Wednesday, June 13, 2012

What else...I got tired of my Cubs hooded sweatshirt not fitting over my head without feeling like I was being born all over again, so cut a notch in the neckline. Hated to do it, but what good is it if the thing strangles me every time I try to wear it? Will get matching thread and make it look neat and unnoticeable.

And....I am feeling awkward about my gender presentation, etc. The way I dressed last time I was here was authentic to the way I felt then. The way I'm dressed today is close to authentic to the way I feel now. But those two pictures are different. Not different to the point of being unrecognizable maybe but.... And I can't help it. The way I feel about you calls out the feminine parts of me, makes them feel natural.

I've thought about this for a long time. I've always been an outdoorsy tomboy. Dresses and gobs of makeup and such weren't in my interest range. But I wasn't afraid to be female when I was a kid. I resented it sometimes because it meant I couldn't romp and climb and get dirty, the boys often wouldn't play with me because I was a girl, and the girls were insufferably boring (who wants to play house when there are insects to find?)...but it wasn't until puberty bloomed under the eyes of my leering stepfather that my body and I really began to conflict. It wasn't safe to be a girl. Those big grapefruit sized things on my chest just got in the way when I was working in the woods with the men, and made my stepdad grab at me. I had a very nice figure (except for being quite strong and muscular), and it was nothing but a liability and a danger. Even under layers of flannel work shirts and dirty old jeans, it was a problem.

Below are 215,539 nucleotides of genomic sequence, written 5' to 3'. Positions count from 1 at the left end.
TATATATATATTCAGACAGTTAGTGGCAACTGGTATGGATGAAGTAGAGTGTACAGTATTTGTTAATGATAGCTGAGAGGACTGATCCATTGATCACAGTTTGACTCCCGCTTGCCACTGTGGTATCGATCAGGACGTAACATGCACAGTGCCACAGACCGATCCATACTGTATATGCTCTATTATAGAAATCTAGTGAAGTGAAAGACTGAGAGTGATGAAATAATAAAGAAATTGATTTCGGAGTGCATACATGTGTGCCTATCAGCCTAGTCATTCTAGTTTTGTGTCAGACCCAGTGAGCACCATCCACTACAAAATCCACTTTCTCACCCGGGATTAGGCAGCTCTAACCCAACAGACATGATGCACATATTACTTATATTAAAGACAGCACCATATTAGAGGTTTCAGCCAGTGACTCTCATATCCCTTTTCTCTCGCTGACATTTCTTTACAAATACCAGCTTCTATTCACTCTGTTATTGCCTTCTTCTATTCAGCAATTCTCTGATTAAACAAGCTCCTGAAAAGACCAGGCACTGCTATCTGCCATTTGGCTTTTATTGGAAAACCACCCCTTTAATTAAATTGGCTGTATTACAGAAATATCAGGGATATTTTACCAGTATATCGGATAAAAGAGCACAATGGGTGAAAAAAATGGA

In the years ahead, I would learn that being female meant being weak, being subjected to things I don't want to talk about. Being female meant being less...and not being safe, always feeling like prey, like chattel. Overcoming the homophobia I'd been raised with, coming to terms with being attracted to women instead of living in denial, realizing that I didn't have to try to fit into a cramped little mold just because of the parts I was born with, was incredibly freeing. It was such a relief.

Then there was you. If I have ever felt so safe before, I don't remember it. I can't say why or how you made me feel safe, but you did. For the first time I can remember, it was safe to be a woman. For the first time, I could be female without having it mean that I was going to be patronized, brushed aside, or hurt. It was like pouring water on a seed that had been waiting to grow. But seedlings are fragile...and so am I.

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